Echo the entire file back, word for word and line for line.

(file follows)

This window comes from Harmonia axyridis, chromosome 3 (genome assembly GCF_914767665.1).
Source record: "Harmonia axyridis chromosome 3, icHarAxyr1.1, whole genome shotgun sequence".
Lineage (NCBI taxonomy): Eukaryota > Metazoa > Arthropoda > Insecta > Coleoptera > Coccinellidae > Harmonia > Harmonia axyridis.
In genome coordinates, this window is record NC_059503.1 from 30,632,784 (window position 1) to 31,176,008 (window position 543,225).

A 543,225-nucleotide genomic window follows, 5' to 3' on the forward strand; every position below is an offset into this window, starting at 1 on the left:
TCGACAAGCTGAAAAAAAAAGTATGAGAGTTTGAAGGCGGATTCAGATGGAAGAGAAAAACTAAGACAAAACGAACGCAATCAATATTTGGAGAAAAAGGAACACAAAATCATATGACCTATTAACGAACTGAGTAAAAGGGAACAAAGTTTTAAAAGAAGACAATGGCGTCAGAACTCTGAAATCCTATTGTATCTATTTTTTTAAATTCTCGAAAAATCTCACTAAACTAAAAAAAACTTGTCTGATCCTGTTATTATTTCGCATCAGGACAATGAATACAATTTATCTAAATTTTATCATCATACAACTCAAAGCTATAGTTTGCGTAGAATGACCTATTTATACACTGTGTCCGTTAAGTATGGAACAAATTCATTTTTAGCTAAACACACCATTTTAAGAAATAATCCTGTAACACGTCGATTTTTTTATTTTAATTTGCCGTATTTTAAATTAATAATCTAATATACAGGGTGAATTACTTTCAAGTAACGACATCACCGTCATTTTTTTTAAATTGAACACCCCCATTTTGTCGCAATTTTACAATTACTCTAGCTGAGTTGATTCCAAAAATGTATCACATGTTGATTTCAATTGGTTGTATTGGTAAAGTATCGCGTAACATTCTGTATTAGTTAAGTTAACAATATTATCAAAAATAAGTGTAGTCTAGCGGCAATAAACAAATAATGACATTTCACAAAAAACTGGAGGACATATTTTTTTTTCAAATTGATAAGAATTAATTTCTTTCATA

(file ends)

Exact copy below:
This window comes from Harmonia axyridis, chromosome 3 (genome assembly GCF_914767665.1).
Source record: "Harmonia axyridis chromosome 3, icHarAxyr1.1, whole genome shotgun sequence".
Lineage (NCBI taxonomy): Eukaryota > Metazoa > Arthropoda > Insecta > Coleoptera > Coccinellidae > Harmonia > Harmonia axyridis.
In genome coordinates, this window is record NC_059503.1 from 30,632,784 (window position 1) to 31,176,008 (window position 543,225).

A 543,225-nucleotide genomic window follows, 5' to 3' on the forward strand; every position below is an offset into this window, starting at 1 on the left:
TCGACAAGCTGAAAAAAAAAGTATGAGAGTTTGAAGGCGGATTCAGATGGAAGAGAAAAACTAAGACAAAACGAACGCAATCAATATTTGGAGAAAAAGGAACACAAAATCATATGACCTATTAACGAACTGAGTAAAAGGGAACAAAGTTTTAAAAGAAGACAATGGCGTCAGAACTCTGAAATCCTATTGTATCTATTTTTTTAAATTCTCGAAAAATCTCACTAAACTAAAAAAAACTTGTCTGATCCTGTTATTATTTCGCATCAGGACAATGAATACAATTTATCTAAATTTTATCATCATACAACTCAAAGCTATAGTTTGCGTAGAATGACCTATTTATACACTGTGTCCGTTAAGTATGGAACAAATTCATTTTTAGCTAAACACACCATTTTAAGAAATAATCCTGTAACACGTCGATTTTTTTATTTTAATTTGCCGTATTTTAAATTAATAATCTAATATACAGGGTGAATTACTTTCAAGTAACGACATCACCGTCATTTTTTTTAAATTGAACACCCCCATTTTGTCGCAATTTTACAATTACTCTAGCTGAGTTGATTCCAAAAATGTATCACATGTTGATTTCAATTGGTTGTATTGGTAAAGTATCGCGTAACATTCTGTATTAGTTAAGTTAACAATATTATCAAAAATAAGTGTAGTCTAGCGGCAATAAACAAATAATGACATTTCACAAAAAACTGGAGGACATATTTTTTTTTCAAATTGATAAGAATTAATTTCTTTCATA